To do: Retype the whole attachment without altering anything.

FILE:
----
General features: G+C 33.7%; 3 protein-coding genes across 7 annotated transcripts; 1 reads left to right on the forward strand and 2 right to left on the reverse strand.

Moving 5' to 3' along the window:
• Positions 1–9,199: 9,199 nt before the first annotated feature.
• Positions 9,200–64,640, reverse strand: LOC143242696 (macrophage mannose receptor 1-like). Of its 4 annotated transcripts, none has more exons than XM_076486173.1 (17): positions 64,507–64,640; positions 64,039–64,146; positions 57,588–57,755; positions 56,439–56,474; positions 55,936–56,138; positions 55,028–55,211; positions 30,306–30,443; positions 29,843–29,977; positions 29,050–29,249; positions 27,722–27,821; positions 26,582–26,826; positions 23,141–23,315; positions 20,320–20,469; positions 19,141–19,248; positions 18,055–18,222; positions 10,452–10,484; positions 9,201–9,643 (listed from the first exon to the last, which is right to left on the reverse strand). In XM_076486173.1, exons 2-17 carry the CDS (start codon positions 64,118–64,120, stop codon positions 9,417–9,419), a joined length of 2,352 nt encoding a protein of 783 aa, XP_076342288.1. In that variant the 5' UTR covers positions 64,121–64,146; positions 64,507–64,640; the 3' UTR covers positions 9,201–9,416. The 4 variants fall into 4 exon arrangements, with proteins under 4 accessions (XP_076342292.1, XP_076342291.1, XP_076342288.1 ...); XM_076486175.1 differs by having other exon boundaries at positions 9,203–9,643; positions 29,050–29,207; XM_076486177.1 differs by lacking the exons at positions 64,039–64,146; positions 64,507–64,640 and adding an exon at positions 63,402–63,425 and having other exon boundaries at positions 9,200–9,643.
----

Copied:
General features: G+C 33.7%; 3 protein-coding genes across 7 annotated transcripts; 1 reads left to right on the forward strand and 2 right to left on the reverse strand.

Moving 5' to 3' along the window:
• Positions 1–9,199: 9,199 nt before the first annotated feature.
• Positions 9,200–64,640, reverse strand: LOC143242696 (macrophage mannose receptor 1-like). Of its 4 annotated transcripts, none has more exons than XM_076486173.1 (17): positions 64,507–64,640; positions 64,039–64,146; positions 57,588–57,755; positions 56,439–56,474; positions 55,936–56,138; positions 55,028–55,211; positions 30,306–30,443; positions 29,843–29,977; positions 29,050–29,249; positions 27,722–27,821; positions 26,582–26,826; positions 23,141–23,315; positions 20,320–20,469; positions 19,141–19,248; positions 18,055–18,222; positions 10,452–10,484; positions 9,201–9,643 (listed from the first exon to the last, which is right to left on the reverse strand). In XM_076486173.1, exons 2-17 carry the CDS (start codon positions 64,118–64,120, stop codon positions 9,417–9,419), a joined length of 2,352 nt encoding a protein of 783 aa, XP_076342288.1. In that variant the 5' UTR covers positions 64,121–64,146; positions 64,507–64,640; the 3' UTR covers positions 9,201–9,416. The 4 variants fall into 4 exon arrangements, with proteins under 4 accessions (XP_076342292.1, XP_076342291.1, XP_076342288.1 ...); XM_076486175.1 differs by having other exon boundaries at positions 9,203–9,643; positions 29,050–29,207; XM_076486177.1 differs by lacking the exons at positions 64,039–64,146; positions 64,507–64,640 and adding an exon at positions 63,402–63,425 and having other exon boundaries at positions 9,200–9,643.